This image released by Lucasfilm shows Daisy Ridley as Rey in "Star Wars: The Last Jedi." Despite enthusiastic discourse around diversity in film, a report from the University of Southern California’s Annenberg Inclusion Initiative says when it comes to the numbers, little has changed. In a survey of the top 100 films of 2017, 33 featured women in a lead or co-lead. And 31.8 percent of the speaking characters were female, a number that has stayed static for a decade. (Lucasfilm via AP)

Film inclusion report says rhetoric doesn't equal results

July 31, 2018 - 6:14 am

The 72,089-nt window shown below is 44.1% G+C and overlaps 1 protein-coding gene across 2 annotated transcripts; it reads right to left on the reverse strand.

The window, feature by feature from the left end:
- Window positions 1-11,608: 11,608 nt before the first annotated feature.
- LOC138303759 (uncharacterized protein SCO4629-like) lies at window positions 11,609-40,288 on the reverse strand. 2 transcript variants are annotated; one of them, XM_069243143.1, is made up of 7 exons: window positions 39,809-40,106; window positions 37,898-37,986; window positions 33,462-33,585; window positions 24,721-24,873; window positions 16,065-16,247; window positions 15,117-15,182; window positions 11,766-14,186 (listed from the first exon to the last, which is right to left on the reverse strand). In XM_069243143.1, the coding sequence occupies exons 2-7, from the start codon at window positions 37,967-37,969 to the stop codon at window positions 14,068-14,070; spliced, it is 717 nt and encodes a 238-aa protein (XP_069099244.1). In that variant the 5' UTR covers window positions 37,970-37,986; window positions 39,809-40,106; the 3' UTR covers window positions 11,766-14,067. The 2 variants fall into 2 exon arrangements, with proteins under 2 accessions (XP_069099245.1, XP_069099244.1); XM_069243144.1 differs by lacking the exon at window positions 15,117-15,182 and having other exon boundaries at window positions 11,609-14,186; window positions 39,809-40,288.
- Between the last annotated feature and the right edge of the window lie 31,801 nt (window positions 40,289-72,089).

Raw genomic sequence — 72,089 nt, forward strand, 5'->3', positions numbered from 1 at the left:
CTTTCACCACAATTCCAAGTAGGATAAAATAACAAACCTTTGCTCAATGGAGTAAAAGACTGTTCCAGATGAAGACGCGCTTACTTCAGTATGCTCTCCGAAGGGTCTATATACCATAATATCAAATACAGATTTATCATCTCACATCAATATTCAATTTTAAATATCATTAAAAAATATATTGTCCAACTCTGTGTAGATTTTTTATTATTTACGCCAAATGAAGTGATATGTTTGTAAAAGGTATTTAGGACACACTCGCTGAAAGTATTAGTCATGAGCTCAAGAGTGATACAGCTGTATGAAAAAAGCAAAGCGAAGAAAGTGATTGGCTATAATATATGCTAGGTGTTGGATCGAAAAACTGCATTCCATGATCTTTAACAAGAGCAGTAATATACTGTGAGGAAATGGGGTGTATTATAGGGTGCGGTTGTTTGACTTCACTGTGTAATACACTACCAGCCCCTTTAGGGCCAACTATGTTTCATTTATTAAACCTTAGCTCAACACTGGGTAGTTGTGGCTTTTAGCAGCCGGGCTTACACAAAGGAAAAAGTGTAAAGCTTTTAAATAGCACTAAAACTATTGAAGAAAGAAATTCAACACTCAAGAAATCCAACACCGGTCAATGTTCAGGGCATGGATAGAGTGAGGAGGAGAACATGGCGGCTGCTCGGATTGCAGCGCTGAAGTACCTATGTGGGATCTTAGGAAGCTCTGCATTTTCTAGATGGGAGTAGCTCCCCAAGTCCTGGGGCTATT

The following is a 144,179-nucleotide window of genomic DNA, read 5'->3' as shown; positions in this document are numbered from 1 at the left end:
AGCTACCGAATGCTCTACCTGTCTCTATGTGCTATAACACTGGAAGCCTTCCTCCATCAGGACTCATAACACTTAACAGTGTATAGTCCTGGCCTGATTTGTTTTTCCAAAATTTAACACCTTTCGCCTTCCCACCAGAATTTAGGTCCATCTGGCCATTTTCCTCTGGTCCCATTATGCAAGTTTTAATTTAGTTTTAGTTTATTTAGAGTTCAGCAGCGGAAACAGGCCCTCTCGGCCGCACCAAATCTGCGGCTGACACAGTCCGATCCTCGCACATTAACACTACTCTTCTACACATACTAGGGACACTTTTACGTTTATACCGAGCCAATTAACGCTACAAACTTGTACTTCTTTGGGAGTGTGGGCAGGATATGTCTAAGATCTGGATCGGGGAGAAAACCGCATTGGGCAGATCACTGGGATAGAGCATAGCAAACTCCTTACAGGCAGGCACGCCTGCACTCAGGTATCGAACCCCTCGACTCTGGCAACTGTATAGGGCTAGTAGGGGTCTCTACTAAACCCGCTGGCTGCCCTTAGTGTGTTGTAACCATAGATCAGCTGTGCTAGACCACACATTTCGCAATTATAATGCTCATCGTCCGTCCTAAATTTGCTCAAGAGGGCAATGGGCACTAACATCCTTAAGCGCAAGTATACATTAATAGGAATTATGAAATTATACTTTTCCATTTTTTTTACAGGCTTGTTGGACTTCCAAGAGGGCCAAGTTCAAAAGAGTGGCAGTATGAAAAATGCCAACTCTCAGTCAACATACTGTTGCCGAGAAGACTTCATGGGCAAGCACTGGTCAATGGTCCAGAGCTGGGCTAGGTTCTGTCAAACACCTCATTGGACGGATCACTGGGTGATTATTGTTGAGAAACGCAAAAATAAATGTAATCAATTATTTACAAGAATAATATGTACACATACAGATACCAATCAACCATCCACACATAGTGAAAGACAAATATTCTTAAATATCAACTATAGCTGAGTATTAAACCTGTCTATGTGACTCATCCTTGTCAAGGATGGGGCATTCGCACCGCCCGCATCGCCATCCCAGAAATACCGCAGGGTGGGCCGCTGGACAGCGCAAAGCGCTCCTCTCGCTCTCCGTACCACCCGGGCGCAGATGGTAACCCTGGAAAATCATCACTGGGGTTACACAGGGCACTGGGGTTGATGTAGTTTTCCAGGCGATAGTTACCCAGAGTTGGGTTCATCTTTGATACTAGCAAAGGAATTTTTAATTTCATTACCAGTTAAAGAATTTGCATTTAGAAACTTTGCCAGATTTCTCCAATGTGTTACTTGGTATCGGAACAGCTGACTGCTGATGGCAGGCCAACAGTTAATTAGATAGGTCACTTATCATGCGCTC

LOS ANGELES (AP) — Despite enthusiastic discourse around diversity in film, a report from the University of Southern California's Annenberg Inclusion Initiative says when it comes to the numbers, little has changed.

In a survey of the top 100 films of 2017, 33 featured women in a lead or co-lead. And 31.8 percent of the speaking characters were female, a number that has stayed static for a decade.

The study released Tuesday also says that women of color are among the most marginalized. Sixty four of the top 100 films did not include a single Latina character, 65 were missing an Asian female, and 43 were devoid of a black female character.

The author of the report suggests solutions like the inclusion rider, a concept popularized by Frances McDormand in her Oscars speech.

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